The current studies have investigated the role of three disulfide bonds of human transcobalamin II (TC II), a plasma transporter of cobalamin (Cbl; vitamin B12), in its function and stability. When translated in vitro in the presence or absence of microsomal vesicles, TC II constructs with a single substitution, C3S or C249S, demonstrated synthesis of a stable functional protein. However, TC II synthesized in the presence of microsomal vesicles using constructs with a single (C98S, C147S, C187S, C291S), double (C3/147/S, C98/147/S) or triple (C3/98/147/S) substitution was unstable. In the absence of microsomal vesicles, the percentage of binding to Cbl-Sepharose matrix by TC II expressed by constructs C3S, C3/147/S, C98/147/S, or C3/98/147/S was 100, 49, 52, and 35%, respectively. Upon their reductive alkylation, the binding of TC II expressed by these constructs was reduced to ∼25-30%. TC II constructs C3S or C249S, when expressed in TC II-deficient fibroblasts, produced a stable functional protein, but those expressed by constructs C147S, C187S, C291S, C3/147/S, C98/147/S, or C3/98/147/S were rapidly degraded. The intracellular degradation of TC II expressed by these constructs was inhibited by lactacystin or MG-132 but not by the lysosomal degradation inhibitors ammonium chloride or chloroquine. These studies suggest that optimal binding of Cbl by human TC II is supported by disulfide bonds C98-C291 and C147-C187 and that their disruption results in loss of Cbl binding and their rapid degradation by the proteasomal machinery.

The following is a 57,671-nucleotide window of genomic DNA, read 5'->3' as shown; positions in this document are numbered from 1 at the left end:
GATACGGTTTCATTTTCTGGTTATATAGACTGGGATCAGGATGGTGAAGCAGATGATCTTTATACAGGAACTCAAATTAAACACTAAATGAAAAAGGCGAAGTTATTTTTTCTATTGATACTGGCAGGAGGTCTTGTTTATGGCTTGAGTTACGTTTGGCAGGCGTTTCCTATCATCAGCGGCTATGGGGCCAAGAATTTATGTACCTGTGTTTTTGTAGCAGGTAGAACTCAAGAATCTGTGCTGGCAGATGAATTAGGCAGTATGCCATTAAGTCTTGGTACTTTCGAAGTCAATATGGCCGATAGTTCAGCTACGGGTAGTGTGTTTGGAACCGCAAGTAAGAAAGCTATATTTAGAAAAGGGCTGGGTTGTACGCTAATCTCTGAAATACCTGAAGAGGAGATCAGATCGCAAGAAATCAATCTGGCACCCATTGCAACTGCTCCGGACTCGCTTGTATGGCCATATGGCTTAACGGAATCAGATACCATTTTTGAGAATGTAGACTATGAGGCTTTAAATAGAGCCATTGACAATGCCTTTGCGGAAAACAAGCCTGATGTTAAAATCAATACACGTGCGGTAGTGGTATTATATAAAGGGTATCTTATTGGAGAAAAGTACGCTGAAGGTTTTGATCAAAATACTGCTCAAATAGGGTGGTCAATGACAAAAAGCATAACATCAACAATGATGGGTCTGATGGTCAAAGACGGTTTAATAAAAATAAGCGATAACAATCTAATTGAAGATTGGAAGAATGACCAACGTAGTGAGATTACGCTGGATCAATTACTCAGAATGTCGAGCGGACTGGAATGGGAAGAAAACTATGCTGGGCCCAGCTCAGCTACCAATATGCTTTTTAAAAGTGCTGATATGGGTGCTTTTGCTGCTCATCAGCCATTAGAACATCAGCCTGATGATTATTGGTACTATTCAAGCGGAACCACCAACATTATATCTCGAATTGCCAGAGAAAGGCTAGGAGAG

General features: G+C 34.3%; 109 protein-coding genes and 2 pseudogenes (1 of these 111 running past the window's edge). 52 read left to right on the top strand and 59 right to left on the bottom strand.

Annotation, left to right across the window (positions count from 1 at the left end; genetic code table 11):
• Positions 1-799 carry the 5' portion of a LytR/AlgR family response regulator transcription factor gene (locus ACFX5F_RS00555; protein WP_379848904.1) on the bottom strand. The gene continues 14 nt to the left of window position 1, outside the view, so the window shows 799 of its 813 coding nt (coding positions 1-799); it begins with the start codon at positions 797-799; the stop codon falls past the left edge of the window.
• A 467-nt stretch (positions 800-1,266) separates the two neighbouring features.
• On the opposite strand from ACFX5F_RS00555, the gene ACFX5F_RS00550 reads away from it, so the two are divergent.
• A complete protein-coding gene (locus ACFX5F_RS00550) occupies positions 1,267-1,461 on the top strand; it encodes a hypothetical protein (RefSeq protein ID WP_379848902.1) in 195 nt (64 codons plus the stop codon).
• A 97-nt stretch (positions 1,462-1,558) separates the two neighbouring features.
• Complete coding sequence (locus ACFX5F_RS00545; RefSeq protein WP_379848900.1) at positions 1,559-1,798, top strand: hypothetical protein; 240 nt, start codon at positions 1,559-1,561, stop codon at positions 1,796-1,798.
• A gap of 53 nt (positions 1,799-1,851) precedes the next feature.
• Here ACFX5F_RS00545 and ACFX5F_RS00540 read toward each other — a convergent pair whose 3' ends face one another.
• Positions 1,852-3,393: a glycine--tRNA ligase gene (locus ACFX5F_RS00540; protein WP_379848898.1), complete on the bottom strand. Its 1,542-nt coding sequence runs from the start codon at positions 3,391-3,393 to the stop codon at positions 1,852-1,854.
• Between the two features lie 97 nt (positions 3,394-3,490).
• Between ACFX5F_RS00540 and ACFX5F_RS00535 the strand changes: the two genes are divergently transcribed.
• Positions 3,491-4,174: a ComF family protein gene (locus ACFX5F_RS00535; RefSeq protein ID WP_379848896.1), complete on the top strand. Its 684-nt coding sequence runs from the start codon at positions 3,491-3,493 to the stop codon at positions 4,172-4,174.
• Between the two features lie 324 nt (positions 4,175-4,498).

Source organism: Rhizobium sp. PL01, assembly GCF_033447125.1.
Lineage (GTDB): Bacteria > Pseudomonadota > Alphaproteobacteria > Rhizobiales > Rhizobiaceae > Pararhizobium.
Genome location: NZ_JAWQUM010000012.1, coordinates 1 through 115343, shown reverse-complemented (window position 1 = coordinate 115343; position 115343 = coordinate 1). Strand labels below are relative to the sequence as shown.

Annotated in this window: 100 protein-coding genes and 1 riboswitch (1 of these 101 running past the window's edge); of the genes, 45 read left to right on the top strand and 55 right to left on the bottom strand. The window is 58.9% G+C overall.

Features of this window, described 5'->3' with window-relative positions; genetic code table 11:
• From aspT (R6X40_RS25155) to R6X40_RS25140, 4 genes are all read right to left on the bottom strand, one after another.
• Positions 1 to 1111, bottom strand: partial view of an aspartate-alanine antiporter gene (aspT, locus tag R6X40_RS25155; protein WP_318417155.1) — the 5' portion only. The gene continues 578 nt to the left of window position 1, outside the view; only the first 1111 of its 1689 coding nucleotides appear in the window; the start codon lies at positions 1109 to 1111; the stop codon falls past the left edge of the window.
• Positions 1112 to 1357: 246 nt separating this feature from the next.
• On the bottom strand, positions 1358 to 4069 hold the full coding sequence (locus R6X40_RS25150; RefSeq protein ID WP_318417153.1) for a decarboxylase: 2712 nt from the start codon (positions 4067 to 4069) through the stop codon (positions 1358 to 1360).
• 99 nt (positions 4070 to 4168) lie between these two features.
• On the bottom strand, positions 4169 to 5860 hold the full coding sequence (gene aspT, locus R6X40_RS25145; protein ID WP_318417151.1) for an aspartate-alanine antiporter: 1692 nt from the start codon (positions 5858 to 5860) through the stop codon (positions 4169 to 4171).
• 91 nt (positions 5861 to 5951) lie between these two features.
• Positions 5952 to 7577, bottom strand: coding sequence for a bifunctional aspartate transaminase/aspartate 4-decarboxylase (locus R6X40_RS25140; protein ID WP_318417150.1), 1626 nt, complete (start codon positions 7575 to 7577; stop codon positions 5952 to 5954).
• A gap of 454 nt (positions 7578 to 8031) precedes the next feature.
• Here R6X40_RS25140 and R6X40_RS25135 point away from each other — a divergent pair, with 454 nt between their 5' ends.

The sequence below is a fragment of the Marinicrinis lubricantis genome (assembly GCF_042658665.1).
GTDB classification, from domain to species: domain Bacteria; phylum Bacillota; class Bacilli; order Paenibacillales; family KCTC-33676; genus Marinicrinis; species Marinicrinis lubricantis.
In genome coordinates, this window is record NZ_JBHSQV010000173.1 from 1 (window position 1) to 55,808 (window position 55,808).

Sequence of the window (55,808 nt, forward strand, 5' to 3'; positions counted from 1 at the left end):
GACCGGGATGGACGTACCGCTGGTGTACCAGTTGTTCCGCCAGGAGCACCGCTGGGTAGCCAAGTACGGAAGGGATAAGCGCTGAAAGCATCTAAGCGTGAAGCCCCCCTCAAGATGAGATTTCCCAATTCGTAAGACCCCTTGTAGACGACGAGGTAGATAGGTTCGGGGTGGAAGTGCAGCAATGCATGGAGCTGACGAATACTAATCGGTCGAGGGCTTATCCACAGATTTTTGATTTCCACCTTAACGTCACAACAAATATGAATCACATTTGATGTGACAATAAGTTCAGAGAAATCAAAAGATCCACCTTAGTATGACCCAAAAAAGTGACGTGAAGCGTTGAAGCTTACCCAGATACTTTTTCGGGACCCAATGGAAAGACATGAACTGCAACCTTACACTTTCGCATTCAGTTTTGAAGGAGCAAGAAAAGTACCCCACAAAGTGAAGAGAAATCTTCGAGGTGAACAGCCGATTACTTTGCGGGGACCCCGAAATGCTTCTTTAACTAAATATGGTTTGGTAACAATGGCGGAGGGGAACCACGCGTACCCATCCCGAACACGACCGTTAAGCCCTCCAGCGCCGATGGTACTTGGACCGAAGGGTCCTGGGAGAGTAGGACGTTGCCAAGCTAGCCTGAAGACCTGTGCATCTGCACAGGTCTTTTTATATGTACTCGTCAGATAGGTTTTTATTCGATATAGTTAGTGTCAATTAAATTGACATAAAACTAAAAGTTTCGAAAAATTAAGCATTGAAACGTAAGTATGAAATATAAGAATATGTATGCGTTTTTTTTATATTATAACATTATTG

- Intracellular stability
- Vitamin B binding